WORLD Racing Presents: Descendant Engine Build

In this video Engine Builder, Gary Kubo and Team Manager, Rob Cardona explain some of the dynamics that go in to assembling one of our WORLD Racing engines while giving you some insight on why we choose to use the high quality components we do and how these components contribute to our success in racing. WORLD Racing offers various packages for the 2AZ-FE and 2AR-FE engines found in late model Scion tC's and xB's. Built, Balanced & Blue Printed by WORLD Racing JE 253055 Pistons w/ Heavy Duty .210" Wall Wristpin BC BC625+ Connecting Rods w/ARP 625+ Custom Age Fasteners (4340E Chrome-Moly Forgings) Descendant Main Studs Descendant 3/8 inch Head Studs (1/2 inch available by request) OEM Oil Pump - Blueprinted OEM Water Pump New Bearings: Race Specific Rod Bearings, Seals, Chains, & Gaskets BC 0341T turbo Cams - Stage II BC 1340 Heavy Duty Valve Springs BC 2340 Titanium Retainers BC 3344 35.0mm Intake Valves (+1mm) BC 3345 30.5mm Exhaust Valves(+1mm) Descendant Intake Manifold by Golden Eagle Manufacturing Race Cylinder Head by Port Flow: Includes disassembly and cleaning of cylinder head plus inspection prior to port & polishing, multi-angle valve job, de-shroud valve area in chamber, polish of chambers, surface deck, assembly of cylinder head and finally we check cam lash. These engines are designed to produce up to 1,100HP depending on fuel, climate, engine management and turbo sizing. Please call one of our professionals for more specific details and pricing. WORLD Racing Inc. WORLD Motorsports West 2170 W. 190th Street Torrance, CA 90504 310-533-8900 Phone 310-533-8160 Fax info@descendant-racing.com www.WORLD-Racing.com WORLD Racing uses the highest quality components available on the market from: JE Pistons BC (Brian Crower) Golden Eagle Manufacturing Port Flow Design - Competition Cylinder Heads

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Cylinder Head 105 - Valve Job Basics
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Cylinder Head 204 - Porting & Polishing
This is a first-generation 1992 1.6L Hyundai Elantra small-combustion-chamber head. Thats what it is. It's a J1 Elantra cylinder head. Good luck finding another one like it. (read more)... In Cylinder Head 106 I talked about the mainstream porting theories as they are discussed. We looked at a cylinder head that I have thousands of dollars of professional work performed on, and a bone-stock second-generation head that I didn't port. In this video I just might do something you haven't seen done before. For some, that may be uncomfortable. The port and polish job I perform here is what I think will work best for my current build. This is not an extreme killer port job. What will be different here is where port textures are concerned, I will be following the advice of a reputable source that will remain un-named. You're free to port yours differently than I do in this video, and I give you that out, around the 20 minute marker. The Hyundai is far from being an ultimate-performance build. It's a $400 box of scraps with nothing but time invested. It's perfect for this video. My finished product WILL be an improvement over what I had. I don't yet have access to a flow bench. I still have an achievement to un-lock. As far as you should be concerned with the techniques I employ... without flow numbers there is no evidence of what this will do, but we will gather lots of info from dynp sessions and drag strip time slips. If I could test it on a flow bench, I would. There are MANY, and when I say many, I mean thousands of flame war mongering pirates floating around on rough seas with a hair trigger cannon finger itching to fire if you port a head any differently than what the herd mentality says to do while porting a cylinder head. I cover the herd mentality because it has merit. It's been tested. Tried and true. But I don't follow it to the letter of the law. I'm definitely not here to de-bunk it. I would port a cylinder head differently for each build based on how that engine was used. There's an extremely valid reason why relating to air speed. It's not the texture of a port that maximizes the effect of fuel atomization, but the velocity of the air running through an x or y sized valve. The driving factor in this is the piston speed. I'm not going to give you the technical information, but will refer you to information about the Lovell factor. There's a better description of this in the links below, and even a calculator to help you find your engine's sweet spot. Why the Lovell factor is important: https://www.highpowermedia.com/blog/3346/the-effect-of-valve-size Lovell gas factor calculator: http://www.rbracing-rsr.com/lovellgascalc.html Only people who have flow testing equipment know for sure what really works and have the capability to produce a perfectly-matched port job for the ultimate performance build. Those guys know the definition of ultimate, and THEY are floating below the water Aegis-class submarines ready to blow your comment up if you don't know what you're talking about. They don't care if you're an armchair mechanic or a herd of pirates. I will say, they're zoomed in pretty close on me right now, and I'm expecting to take a few hits. My work will be tested based on Dyno and drag strip performance, and the results will be posted here. Fortunately, those kinds of videos are a WHOLE LOT EASIER TO MAKE!!!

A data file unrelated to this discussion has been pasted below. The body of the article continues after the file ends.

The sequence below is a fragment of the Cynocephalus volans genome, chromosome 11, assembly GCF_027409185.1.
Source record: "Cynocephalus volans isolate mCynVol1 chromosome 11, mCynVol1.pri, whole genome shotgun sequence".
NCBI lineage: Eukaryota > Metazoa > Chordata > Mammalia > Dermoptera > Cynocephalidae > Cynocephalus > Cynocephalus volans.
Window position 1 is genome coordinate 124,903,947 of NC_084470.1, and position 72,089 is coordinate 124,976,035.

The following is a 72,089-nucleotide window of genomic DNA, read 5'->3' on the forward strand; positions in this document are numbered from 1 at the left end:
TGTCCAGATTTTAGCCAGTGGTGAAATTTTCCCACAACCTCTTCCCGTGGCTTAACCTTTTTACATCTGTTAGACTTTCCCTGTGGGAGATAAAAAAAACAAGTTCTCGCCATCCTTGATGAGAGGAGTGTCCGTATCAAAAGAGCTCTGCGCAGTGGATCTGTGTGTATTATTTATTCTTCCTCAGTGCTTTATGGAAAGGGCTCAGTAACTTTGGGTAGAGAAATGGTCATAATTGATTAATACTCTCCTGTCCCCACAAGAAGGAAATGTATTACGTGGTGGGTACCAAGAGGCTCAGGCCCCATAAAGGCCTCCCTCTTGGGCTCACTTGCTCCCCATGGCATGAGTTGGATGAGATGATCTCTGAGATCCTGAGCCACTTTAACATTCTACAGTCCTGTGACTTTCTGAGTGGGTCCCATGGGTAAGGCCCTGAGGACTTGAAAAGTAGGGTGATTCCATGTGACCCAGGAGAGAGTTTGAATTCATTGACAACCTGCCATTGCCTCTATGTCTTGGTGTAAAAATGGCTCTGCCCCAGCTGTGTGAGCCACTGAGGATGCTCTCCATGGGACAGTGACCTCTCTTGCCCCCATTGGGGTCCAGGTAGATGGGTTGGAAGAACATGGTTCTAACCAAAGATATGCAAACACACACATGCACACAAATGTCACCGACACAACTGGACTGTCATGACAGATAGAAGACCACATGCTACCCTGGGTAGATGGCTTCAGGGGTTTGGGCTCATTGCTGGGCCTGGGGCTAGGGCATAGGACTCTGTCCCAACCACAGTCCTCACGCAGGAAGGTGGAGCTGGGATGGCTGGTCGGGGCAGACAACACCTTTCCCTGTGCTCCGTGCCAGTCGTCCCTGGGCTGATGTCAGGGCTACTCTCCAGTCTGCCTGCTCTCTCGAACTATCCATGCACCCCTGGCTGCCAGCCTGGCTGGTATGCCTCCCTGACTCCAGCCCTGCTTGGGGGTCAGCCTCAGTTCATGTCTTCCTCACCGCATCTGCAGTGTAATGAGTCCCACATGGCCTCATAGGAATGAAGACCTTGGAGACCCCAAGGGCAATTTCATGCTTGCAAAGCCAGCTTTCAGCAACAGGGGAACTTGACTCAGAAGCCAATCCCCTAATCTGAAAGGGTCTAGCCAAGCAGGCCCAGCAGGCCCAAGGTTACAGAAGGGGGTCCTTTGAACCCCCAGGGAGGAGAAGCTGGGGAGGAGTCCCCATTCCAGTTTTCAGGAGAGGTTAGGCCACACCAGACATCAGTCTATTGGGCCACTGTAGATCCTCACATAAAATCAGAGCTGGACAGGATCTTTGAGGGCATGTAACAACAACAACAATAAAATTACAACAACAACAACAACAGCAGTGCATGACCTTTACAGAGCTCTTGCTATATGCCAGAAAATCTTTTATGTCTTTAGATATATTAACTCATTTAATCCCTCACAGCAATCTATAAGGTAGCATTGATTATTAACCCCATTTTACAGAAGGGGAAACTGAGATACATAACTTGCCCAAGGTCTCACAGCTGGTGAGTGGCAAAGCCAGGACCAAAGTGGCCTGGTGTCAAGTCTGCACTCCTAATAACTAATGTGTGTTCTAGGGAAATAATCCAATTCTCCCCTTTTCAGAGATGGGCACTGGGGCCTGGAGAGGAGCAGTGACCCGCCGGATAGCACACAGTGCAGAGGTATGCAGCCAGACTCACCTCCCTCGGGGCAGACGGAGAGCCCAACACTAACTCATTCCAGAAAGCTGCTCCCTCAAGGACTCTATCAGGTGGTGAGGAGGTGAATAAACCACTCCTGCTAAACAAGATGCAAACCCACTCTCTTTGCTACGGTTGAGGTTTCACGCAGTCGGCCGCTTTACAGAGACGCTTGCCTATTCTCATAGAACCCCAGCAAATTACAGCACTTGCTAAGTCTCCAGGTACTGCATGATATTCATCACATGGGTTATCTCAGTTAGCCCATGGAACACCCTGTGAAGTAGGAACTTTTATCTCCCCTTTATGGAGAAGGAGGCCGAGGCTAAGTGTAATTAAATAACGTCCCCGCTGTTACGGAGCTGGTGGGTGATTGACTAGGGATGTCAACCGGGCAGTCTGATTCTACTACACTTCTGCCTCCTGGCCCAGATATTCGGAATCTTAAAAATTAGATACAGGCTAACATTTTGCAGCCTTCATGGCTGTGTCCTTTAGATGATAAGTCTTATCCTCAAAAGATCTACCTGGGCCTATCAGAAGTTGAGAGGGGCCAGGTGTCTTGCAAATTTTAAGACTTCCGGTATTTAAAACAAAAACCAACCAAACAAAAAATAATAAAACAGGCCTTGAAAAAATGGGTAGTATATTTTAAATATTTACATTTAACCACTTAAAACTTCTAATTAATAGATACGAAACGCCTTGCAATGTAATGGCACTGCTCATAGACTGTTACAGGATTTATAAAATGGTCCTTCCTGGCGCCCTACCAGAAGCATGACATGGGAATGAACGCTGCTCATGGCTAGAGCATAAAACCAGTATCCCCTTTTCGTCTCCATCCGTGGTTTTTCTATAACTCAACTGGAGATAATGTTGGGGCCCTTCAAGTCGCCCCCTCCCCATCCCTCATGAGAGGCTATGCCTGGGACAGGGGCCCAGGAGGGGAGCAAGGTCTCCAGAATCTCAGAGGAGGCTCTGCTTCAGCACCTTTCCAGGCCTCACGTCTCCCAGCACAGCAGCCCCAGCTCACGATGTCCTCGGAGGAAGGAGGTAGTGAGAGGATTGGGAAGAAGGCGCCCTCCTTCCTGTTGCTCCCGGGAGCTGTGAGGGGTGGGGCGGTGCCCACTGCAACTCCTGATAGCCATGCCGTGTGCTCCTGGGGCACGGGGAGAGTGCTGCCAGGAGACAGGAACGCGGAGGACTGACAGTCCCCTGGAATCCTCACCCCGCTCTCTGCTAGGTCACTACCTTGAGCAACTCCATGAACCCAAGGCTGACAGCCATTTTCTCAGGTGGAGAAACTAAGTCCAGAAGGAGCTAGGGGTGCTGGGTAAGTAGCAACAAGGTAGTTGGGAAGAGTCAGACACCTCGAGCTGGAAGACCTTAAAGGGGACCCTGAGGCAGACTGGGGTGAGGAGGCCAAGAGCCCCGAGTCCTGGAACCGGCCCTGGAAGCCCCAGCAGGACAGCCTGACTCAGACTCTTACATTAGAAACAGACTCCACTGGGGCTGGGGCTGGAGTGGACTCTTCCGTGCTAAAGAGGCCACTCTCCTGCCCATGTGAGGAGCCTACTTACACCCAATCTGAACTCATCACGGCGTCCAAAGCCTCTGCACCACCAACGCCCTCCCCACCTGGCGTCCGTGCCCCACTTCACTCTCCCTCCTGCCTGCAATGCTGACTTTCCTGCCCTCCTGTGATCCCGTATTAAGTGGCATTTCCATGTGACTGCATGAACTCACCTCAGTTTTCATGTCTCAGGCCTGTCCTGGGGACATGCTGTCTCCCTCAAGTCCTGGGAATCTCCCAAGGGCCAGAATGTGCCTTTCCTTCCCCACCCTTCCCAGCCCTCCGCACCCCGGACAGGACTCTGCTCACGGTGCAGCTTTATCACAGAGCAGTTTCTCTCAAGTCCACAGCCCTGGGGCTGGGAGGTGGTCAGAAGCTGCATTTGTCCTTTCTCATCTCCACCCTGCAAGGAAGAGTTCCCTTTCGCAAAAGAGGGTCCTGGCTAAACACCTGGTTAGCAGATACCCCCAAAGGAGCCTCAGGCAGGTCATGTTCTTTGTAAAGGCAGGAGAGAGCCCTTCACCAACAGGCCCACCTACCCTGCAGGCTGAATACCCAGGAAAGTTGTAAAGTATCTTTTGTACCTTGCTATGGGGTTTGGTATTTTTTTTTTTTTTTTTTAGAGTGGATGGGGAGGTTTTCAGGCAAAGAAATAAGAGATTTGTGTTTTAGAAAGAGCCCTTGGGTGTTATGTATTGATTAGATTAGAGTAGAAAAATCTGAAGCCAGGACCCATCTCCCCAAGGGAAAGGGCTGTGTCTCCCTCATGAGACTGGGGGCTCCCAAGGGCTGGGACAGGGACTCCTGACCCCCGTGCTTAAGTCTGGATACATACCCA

ERL 4 Cylinder Engine Build
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